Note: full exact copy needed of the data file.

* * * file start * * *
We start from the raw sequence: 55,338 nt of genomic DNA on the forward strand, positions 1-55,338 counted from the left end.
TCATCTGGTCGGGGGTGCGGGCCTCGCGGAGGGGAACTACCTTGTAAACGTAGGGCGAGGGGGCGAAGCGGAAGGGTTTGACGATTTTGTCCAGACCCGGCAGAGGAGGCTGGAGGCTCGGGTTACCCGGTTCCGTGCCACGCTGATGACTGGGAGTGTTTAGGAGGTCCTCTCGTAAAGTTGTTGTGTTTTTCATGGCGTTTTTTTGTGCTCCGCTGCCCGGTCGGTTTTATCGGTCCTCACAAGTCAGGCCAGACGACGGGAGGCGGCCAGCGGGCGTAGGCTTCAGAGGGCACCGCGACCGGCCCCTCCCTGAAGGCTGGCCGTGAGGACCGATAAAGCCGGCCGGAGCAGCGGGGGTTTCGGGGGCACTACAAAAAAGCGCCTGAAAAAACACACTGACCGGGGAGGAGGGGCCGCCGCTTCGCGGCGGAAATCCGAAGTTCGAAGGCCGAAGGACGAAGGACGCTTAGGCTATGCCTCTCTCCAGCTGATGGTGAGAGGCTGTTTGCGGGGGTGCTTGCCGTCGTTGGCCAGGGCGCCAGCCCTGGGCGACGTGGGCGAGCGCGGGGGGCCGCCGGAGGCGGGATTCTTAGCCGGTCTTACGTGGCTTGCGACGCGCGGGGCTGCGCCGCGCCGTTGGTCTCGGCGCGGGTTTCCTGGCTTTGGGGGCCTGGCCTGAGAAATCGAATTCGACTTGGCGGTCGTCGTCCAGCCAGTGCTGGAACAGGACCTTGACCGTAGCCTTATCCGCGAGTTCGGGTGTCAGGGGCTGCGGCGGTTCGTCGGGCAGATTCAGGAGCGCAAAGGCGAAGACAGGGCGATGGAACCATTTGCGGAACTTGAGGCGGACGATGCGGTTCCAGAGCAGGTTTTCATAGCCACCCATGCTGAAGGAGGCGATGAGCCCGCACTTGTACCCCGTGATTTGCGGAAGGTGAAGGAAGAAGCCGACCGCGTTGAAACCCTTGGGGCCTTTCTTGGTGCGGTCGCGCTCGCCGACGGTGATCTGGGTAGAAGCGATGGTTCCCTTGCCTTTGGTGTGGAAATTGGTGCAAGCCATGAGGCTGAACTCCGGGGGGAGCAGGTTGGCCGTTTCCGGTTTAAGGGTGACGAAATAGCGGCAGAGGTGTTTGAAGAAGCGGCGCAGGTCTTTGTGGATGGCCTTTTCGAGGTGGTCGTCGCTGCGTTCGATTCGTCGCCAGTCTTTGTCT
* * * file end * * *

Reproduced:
We start from the raw sequence: 55,338 nt of genomic DNA on the forward strand, positions 1-55,338 counted from the left end.
TCATCTGGTCGGGGGTGCGGGCCTCGCGGAGGGGAACTACCTTGTAAACGTAGGGCGAGGGGGCGAAGCGGAAGGGTTTGACGATTTTGTCCAGACCCGGCAGAGGAGGCTGGAGGCTCGGGTTACCCGGTTCCGTGCCACGCTGATGACTGGGAGTGTTTAGGAGGTCCTCTCGTAAAGTTGTTGTGTTTTTCATGGCGTTTTTTTGTGCTCCGCTGCCCGGTCGGTTTTATCGGTCCTCACAAGTCAGGCCAGACGACGGGAGGCGGCCAGCGGGCGTAGGCTTCAGAGGGCACCGCGACCGGCCCCTCCCTGAAGGCTGGCCGTGAGGACCGATAAAGCCGGCCGGAGCAGCGGGGGTTTCGGGGGCACTACAAAAAAGCGCCTGAAAAAACACACTGACCGGGGAGGAGGGGCCGCCGCTTCGCGGCGGAAATCCGAAGTTCGAAGGCCGAAGGACGAAGGACGCTTAGGCTATGCCTCTCTCCAGCTGATGGTGAGAGGCTGTTTGCGGGGGTGCTTGCCGTCGTTGGCCAGGGCGCCAGCCCTGGGCGACGTGGGCGAGCGCGGGGGGCCGCCGGAGGCGGGATTCTTAGCCGGTCTTACGTGGCTTGCGACGCGCGGGGCTGCGCCGCGCCGTTGGTCTCGGCGCGGGTTTCCTGGCTTTGGGGGCCTGGCCTGAGAAATCGAATTCGACTTGGCGGTCGTCGTCCAGCCAGTGCTGGAACAGGACCTTGACCGTAGCCTTATCCGCGAGTTCGGGTGTCAGGGGCTGCGGCGGTTCGTCGGGCAGATTCAGGAGCGCAAAGGCGAAGACAGGGCGATGGAACCATTTGCGGAACTTGAGGCGGACGATGCGGTTCCAGAGCAGGTTTTCATAGCCACCCATGCTGAAGGAGGCGATGAGCCCGCACTTGTACCCCGTGATTTGCGGAAGGTGAAGGAAGAAGCCGACCGCGTTGAAACCCTTGGGGCCTTTCTTGGTGCGGTCGCGCTCGCCGACGGTGATCTGGGTAGAAGCGATGGTTCCCTTGCCTTTGGTGTGGAAATTGGTGCAAGCCATGAGGCTGAACTCCGGGGGGAGCAGGTTGGCCGTTTCCGGTTTAAGGGTGACGAAATAGCGGCAGAGGTGTTTGAAGAAGCGGCGCAGGTCTTTGTGGATGGCCTTTTCGAGGTGGTCGTCGCTGCGTTCGATTCGTCGCCAGTCTTTGTCT